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Vatican Details Pope's Meeting With Kentucky Clerk Kim Davis

Pope Francis met with Rowan County, Ky., clerk Kim Davis at the Vatican Embassy in Washington last week. He's seen here leaving the embassy building on Thursday. i

Pope Francis met with Rowan County, Ky., clerk Kim Davis at the Vatican Embassy in Washington last week. He's seen here leaving the embassy building on Thursday. Gary Cameron/Reuters/Landov hide caption

toggle caption Gary Cameron/Reuters/Landov
Pope Francis met with Rowan County, Ky., clerk Kim Davis at the Vatican Embassy in Washington last week. He's seen here leaving the embassy building on Thursday.

Pope Francis met with Rowan County, Ky., clerk Kim Davis at the Vatican Embassy in Washington last week. He's seen here leaving the embassy building on Thursday.

Gary Cameron/Reuters/Landov

Responding to a flood of interest in the surprise revelation that Pope Francis met with controversial county clerk Kim Davis, the Vatican says the event shouldn't be seen as an endorsement of all of Davis' views. Davis has refused to issue marriage licenses to same-sex couples in Rowan County, Ky.

Davis was one of "several dozen" people the pope met at the end of his visit to Washington, D.C., the Vatican says.

News of the private meeting surfaced days after Francis and Davis met at the Vatican Embassy, opening a new prism through which to view a papal visit that had focused on issues such as climate change and immigration.

After the meeting, Davis told ABC News, "Just knowing the pope is on track with what we're doing, and agreeing, you know, kind of validates everything."

Acknowledging that the meeting has "continued to provoke comments and discussion," a Vatican spokesman, the Rev. Federico Lombardi, addressed the topic Friday, expanding on his earlier refusal to provide details.

From Rome, NPR's Sylvia Poggioli reports:

"After issuing a tight-lipped statement that did not deny the Davis-Pope meeting took place, the Holy See spokesman today issued a statement saying several dozen persons had been invited to the Vatican Embassy last week to greet the pope as he prepared to leave for New York.

"The pope, the statement added, did not enter into the details of the situation of Davis, and his meeting with her should not be considered a form of support of her position in all of its particular and complex aspects.

"When news of the meeting broke after the pope's return to Rome, it had the appearance of having been furtive and contrasted with Francis' open and transparent style. It also cast a shadow over the pope's overwhelmingly successful visit to the United States."

Sylvia adds that the Rev. Thomas Rosica, English language assistant at the Holy See Press Office, says that Francis may not have understood "the impact" a visit with Davis might have in the U.S.; Rosica also says the group that included Davis was selected by the nunciature, the Vatican's diplomatic office in D.C.

On Wednesday, Davis and her legal team at the Liberty Counsel said the meeting had been brief, and that the pope had thanked Davis for her courage and told her, "Stay strong."

Davis, who is an an Apostolic Christian, said the pope gave her and her husband two rosaries, which they would give to Davis' parents, who are Catholic.

News of the meeting first emerged in the conservative magazine Inside the Vatican, which said it was "arguably, the most significant meeting, symbolically, of the entire trip."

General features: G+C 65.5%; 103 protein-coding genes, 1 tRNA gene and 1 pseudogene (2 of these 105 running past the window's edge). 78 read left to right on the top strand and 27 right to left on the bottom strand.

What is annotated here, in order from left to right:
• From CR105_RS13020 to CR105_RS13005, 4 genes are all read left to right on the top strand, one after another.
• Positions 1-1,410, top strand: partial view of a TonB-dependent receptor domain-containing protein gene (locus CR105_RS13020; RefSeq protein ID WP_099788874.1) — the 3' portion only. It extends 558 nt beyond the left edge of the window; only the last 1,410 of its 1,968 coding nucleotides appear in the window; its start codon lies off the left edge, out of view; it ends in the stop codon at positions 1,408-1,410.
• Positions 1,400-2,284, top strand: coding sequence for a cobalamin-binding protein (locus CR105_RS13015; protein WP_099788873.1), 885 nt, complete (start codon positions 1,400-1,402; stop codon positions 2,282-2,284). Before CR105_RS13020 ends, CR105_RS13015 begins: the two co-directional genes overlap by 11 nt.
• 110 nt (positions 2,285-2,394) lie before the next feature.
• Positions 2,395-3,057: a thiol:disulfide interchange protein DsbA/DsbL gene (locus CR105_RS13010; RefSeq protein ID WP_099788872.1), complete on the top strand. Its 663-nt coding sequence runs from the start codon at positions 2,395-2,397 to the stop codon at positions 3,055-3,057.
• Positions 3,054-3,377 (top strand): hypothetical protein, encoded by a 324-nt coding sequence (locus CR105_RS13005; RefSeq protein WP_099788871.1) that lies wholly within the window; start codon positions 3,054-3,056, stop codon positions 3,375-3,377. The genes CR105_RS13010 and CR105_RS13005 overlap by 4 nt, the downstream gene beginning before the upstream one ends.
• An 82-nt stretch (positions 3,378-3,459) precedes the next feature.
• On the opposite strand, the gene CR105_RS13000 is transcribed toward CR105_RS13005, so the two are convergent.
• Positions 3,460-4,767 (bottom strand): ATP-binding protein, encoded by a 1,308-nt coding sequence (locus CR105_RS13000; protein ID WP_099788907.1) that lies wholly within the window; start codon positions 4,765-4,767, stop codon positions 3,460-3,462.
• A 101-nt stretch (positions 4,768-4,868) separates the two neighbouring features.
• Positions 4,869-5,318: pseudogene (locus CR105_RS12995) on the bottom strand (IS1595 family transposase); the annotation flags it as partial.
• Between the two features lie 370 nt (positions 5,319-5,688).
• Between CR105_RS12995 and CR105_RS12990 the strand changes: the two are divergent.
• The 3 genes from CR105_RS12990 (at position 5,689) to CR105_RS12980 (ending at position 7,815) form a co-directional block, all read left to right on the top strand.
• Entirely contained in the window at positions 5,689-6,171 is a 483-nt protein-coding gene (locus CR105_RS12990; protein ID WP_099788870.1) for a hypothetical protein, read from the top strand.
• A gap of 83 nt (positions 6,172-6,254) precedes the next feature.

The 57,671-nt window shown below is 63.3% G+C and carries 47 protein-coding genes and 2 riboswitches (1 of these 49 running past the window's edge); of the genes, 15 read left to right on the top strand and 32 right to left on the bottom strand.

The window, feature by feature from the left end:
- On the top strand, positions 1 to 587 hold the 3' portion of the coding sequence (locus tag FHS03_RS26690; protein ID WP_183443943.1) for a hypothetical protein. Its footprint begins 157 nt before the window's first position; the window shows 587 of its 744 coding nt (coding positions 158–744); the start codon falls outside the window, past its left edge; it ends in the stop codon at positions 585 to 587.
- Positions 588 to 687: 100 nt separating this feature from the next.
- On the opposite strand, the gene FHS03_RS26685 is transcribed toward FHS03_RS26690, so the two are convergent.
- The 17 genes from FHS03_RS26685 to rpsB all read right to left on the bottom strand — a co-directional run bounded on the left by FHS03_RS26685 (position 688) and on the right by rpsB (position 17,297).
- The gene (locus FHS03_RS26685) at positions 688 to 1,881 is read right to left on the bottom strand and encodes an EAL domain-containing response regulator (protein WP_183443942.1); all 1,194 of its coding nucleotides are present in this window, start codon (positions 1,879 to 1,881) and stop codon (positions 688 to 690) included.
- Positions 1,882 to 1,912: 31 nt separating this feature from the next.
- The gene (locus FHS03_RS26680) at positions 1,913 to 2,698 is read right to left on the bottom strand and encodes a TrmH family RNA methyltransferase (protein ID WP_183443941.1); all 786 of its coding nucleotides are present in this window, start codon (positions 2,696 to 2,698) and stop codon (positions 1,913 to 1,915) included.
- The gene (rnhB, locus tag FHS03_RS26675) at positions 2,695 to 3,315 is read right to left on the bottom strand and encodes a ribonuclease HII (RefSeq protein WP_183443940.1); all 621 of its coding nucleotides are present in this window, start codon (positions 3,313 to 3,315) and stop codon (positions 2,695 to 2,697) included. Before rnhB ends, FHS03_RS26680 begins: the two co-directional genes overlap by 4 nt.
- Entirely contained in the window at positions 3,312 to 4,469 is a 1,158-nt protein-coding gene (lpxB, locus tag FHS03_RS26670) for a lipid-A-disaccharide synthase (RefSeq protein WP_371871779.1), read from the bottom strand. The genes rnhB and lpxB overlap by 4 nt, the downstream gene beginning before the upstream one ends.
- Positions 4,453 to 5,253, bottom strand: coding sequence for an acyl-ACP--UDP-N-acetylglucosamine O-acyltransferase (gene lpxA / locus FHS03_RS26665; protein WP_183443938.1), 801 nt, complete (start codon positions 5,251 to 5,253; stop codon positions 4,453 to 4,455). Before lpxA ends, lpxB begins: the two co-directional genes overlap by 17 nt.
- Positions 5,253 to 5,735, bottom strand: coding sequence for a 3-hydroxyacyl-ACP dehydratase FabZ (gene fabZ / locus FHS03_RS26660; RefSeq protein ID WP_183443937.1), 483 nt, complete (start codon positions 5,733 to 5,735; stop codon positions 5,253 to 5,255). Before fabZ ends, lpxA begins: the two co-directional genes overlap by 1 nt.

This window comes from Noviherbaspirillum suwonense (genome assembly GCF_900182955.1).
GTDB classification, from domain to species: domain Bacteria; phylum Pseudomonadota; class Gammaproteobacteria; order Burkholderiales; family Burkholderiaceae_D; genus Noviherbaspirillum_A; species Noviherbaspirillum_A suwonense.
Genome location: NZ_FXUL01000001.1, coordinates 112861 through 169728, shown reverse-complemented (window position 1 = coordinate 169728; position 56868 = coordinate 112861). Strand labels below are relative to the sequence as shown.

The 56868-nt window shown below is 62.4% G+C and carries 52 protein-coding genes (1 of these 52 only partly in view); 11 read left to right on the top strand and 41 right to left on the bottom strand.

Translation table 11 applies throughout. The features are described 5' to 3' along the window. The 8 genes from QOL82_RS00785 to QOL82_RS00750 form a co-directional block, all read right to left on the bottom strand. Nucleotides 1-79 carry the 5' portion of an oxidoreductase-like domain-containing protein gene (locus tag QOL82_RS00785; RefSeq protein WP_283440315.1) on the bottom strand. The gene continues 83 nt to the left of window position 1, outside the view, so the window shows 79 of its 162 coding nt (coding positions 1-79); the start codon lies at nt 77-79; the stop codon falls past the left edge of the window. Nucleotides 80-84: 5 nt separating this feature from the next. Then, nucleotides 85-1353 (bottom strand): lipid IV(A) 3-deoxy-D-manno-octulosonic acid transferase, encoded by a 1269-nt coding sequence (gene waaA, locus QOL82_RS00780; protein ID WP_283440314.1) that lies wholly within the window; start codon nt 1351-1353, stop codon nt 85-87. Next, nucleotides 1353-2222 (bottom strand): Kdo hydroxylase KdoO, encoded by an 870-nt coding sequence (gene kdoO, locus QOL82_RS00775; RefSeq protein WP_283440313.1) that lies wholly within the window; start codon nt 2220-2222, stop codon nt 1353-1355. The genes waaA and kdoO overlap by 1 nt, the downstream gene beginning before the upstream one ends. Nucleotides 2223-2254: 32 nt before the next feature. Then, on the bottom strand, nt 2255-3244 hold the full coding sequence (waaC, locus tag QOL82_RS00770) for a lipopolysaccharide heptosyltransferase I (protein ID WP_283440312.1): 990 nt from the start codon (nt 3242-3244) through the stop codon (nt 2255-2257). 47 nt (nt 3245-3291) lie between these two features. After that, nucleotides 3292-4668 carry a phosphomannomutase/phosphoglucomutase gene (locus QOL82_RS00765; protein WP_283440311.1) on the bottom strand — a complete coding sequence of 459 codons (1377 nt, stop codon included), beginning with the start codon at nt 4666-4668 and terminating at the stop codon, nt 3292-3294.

The head of a group of LGBT Catholics says the meeting sends "a message that is very exclusionary to people who have been faithful to the church despite a lot of oppression."

Marianne Duddy-Burke, the leader of Dignity USA, said on Morning Edition on Thursday that before news of the Davis meeting surfaced, "there was a real sense of joy in the church, and inclusion, and I think many LGBT Catholics were pretty moved."

Duddy-Burke, who was invited to the White House's reception for Pope Francis, described her reaction to the news of the pope's time with Davis:

"I was totally shocked, and I actually heard from a lot of LGBT Catholics and supporters who originally could not believe that this was true. And then as the details came out, you know, there was just a huge sense of betrayal and outrage. One person wanted to have a big bonfire and burn pope memorabilia, you know — just a real sense that this pope, on whom so many people had pinned so much hope, would do something like this was seen as a real slap in the face."

From the Vatican's clarification issued Friday, here's Lombardi's full statement, which was released in both English and Italian:

"The brief meeting between Mrs. Kim Davis and Pope Francis at the Apostolic Nunciature in Washington, DC has continued to provoke comments and discussion. In order to contribute to an objective understanding of what transpired I am able to clarify the following points:

"Pope Francis met with several dozen persons who had been invited by the Nunciature to greet him as he prepared to leave Washington for New York City. Such brief greetings occur on all papal visits and are due to the Pope's characteristic kindness and availability. The only real audience granted by the Pope at the Nunciature was with one of his former students and his family.

"The Pope did not enter into the details of the situation of Mrs. Davis and his meeting with her should not be considered a form of support of her position in all of its particular and complex aspects."

Correction Oct. 2, 2015

A previous version of this post misspelled the name of the Rev. Thomas Rosica as Rossica.

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